Winston’s mother is a feng shui expert. Feng shui, as far as you can tell, is good luck through interior design. She doesn’t work. His father is some kind of businessman, in China a lot. This week he’s in Shanghai. Mrs. Liu asks what your major is, and you tell her you haven’t decided yet. When she lifts her eyebrows, add, “But I’m thinking of East Asian Studies.”

“You want to learn about your culture,” Mrs. Liu says. “That’s gooooood.” She draws out the last word like she’s spinning a thread of silk. Then she smiles, a real smile this time, and slices a chunk of cantaloupe with the side of her fork.

“You adopted?” At your nod, she says, “Very important, you learn about your culture.” The way she says it, like an edict, makes you feel entitled. Culture glistens in the distance, like the prize in a scavenger hunt.

After that, brunch follows a pattern. Mrs. Liu speaks to you in Chinese. You can pick out only your name, which comes out like three words: Ma. Ken. Zee. Smile blankly while Winston says, “Mom, remember? Mackenzie doesn’t speak Chinese.” Mrs. Liu apologizes, patting your hand with hers, which is pale and cool and soft, like a little satin cushion. “You keep listening, you pick it up,” she says each time. “You born with it, inside you understand it. In here.” She taps her chest.

Don’t tell them about the package in your mailbox last month, the eight-CD set of Introductory Chinese from Barnes & Noble, the note from your mother saying, “Picked up one for myself too—we can learn together.” Lesson One: “How are you? I am an American. I speak a little Chinese, but I don’t speak well.” In your mouth the words tasted strange as gravel. Don’t tell them how Lesson Two bewildered you, how you forgot the word order, how you jumbled the words for “eat” and “is,” the words for “buy” and “sell.” How when your mother called last week, sounding like the woman on the tape, you understood nothing until she spoke in English. “Do you want to have a drink at my place? Lesson Eight: Meeting People.” After a moment: “Are you not there yet?” Try to forget the care package that arrived yesterday, chocolate-chunk cookies, hot cocoa mix, tortilla chips and salsa, a note from your mother that read, “I promise to stop propositioning you.” Focus instead on Mrs. Liu’s eyes, the same deep brown as yours. Chant her words in your mind: you born with it, inside you understand it.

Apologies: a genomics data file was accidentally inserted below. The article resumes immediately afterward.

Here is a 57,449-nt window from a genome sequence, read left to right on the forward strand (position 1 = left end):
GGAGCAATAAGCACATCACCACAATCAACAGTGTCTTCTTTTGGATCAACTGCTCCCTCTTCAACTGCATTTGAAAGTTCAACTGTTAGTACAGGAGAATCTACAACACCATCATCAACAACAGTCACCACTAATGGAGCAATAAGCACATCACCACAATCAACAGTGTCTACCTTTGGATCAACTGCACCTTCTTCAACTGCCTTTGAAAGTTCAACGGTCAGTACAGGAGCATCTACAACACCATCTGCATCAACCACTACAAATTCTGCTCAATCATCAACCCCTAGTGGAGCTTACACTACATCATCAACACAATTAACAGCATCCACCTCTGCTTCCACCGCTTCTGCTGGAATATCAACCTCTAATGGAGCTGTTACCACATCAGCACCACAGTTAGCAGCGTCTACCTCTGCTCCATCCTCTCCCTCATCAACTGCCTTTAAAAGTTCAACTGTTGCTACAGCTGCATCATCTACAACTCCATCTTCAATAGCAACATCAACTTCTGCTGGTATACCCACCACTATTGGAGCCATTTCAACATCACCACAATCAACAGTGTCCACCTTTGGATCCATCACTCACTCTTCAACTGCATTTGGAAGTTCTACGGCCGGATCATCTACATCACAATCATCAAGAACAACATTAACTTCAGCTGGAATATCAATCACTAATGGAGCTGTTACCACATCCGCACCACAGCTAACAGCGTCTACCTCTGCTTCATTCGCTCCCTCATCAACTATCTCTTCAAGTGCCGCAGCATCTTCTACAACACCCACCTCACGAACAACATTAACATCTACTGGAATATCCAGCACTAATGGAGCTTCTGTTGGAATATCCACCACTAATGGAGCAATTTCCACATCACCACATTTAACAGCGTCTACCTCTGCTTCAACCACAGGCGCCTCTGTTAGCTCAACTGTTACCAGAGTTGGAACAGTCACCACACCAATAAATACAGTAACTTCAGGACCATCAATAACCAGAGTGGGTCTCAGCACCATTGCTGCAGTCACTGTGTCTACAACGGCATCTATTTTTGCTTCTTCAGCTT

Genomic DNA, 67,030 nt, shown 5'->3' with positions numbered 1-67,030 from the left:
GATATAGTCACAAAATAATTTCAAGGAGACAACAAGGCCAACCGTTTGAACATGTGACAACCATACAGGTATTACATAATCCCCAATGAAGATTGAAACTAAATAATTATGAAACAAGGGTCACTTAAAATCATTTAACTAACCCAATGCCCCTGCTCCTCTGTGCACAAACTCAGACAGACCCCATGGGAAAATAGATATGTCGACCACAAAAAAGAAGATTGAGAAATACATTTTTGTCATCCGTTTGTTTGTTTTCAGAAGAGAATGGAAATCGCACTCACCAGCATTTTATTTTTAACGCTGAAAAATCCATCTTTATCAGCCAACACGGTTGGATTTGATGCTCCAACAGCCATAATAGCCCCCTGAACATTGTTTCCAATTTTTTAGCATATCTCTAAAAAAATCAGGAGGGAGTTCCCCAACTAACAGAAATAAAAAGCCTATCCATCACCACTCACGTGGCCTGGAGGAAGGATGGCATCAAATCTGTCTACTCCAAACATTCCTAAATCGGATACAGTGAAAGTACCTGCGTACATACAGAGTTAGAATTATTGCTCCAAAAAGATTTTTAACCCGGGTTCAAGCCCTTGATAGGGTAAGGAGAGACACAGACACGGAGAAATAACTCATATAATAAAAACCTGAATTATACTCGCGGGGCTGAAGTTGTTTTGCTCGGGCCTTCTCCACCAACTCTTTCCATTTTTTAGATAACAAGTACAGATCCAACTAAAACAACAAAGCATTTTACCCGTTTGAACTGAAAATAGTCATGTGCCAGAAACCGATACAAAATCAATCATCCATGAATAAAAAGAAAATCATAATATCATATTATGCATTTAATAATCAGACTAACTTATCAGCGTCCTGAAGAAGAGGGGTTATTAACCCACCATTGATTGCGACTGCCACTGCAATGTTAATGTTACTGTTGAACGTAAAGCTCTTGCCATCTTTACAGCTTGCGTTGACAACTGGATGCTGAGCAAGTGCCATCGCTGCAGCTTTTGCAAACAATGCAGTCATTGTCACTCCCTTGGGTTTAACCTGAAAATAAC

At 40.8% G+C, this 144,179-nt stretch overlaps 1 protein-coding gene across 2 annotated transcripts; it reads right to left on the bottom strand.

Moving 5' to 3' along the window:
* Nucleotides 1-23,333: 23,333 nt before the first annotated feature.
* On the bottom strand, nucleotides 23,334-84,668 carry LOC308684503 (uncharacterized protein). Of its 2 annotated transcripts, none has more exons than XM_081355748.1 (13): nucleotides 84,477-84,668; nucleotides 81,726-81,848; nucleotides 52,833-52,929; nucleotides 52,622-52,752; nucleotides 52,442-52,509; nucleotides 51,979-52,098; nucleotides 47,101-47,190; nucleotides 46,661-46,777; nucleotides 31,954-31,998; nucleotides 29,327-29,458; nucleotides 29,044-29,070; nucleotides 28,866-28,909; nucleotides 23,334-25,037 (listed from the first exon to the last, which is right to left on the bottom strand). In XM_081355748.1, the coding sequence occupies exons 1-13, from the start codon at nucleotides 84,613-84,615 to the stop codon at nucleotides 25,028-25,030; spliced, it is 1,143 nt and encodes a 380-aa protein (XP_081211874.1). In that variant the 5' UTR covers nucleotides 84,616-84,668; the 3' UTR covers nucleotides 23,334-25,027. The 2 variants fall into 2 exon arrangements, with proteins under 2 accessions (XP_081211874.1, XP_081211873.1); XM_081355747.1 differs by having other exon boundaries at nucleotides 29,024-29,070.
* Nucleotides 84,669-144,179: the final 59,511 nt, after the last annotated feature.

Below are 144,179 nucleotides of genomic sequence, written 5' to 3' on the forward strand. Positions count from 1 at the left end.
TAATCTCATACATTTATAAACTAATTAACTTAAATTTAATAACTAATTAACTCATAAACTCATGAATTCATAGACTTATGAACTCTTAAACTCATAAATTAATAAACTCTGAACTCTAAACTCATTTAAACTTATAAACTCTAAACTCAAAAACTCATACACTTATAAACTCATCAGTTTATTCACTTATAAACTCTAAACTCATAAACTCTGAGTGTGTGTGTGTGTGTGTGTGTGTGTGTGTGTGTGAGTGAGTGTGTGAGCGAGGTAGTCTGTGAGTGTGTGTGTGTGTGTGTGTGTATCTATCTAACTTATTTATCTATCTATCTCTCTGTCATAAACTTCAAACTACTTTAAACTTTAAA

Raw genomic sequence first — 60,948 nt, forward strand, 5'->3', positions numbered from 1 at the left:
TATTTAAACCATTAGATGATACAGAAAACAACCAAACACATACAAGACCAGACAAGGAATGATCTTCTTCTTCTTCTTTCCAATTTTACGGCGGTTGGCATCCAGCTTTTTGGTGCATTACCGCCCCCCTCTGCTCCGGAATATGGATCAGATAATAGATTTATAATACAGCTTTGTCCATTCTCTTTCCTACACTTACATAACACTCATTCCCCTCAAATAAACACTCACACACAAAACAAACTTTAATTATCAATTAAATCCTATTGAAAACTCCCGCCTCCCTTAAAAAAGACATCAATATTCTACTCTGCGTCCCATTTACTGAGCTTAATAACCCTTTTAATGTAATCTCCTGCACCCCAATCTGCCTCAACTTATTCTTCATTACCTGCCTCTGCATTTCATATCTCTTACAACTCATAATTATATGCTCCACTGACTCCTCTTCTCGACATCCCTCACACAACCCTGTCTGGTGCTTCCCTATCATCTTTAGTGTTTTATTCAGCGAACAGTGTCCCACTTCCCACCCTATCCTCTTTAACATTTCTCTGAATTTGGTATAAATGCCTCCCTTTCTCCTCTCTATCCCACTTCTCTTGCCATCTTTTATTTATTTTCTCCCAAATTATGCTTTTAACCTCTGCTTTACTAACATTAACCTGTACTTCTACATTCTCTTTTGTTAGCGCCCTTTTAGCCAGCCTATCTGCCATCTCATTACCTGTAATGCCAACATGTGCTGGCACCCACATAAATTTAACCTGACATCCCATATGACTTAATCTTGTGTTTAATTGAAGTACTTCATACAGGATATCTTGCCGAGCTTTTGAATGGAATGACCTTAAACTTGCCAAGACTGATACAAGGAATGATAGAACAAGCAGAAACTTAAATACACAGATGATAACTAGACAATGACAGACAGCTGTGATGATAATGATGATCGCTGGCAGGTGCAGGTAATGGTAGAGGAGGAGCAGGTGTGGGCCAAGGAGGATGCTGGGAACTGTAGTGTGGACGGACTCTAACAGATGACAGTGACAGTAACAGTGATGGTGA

After the meal, say goodbye in the parking lot. Mrs. Liu takes your hand and the jade in her ring presses into your fingers. She says, “Mackenzie, I buy a lot of art for our new house, Chinese art. Maybe you want to come and see it? Learn about your culture?”

“I’d love to,” you say. Behind her, Winston beams.

“Good,” she says, and gets into the car. Winston pecks you on the cheek and whispers, “Call you later,” and they’re gone in a streak of pale gold Lexus.

That night, go over to Winston’s room. Kick off your shoes and sink down onto the bed. Like you, like most other freshman, he has a single; the university believes it prevents rooming conflicts. But the rooms in his building are older, and awkwardly shaped: the desk has to go in the niche in the wall, the bed in the corner, with the closet at its foot.

“So that was my mother,” he says, looking at you sideways from the chair.

“She’s nice,” you say.

“She likes you. She wants you to come by the house. Next weekend, maybe.”

You feel a tingle in your shoulders and feel his eyes resting on you. Don’t meet them. Survey the built-in mirror on the closet door, the cinderblock walls painted dingy off-white.

Winston says, “So your mom adopted you alone?” Tell him yes. Tell him, “Nowadays that’s not allowed. Nowadays there are more rules. You have to be married. You have to be straight. You can’t be blind, or hard of hearing, or have a wooden leg or epilepsy or someone else’s kidney. Nowadays they screen you to make sure you’re not a criminal, or a crazy.”

Don’t explain that she’d always wanted a baby but never found the right man, that when she read that China was opening its orphanages she’d cried right there in the coffee shop, tears spotting the newspaper. That when she came to China to pick you up she had horrible stomach cramps all sixteen hours, threw up three times into one paper bag and another and another, as if her body were atoning for the lack of labor. Don’t tell him that when she first picked you up in her arms, she whispered, Hello beautiful, where have you been all my life? These are private stories. Push them to the back of your mind and give Winston your biggest ironic smile. Say, “Good thing my mother acted fast.”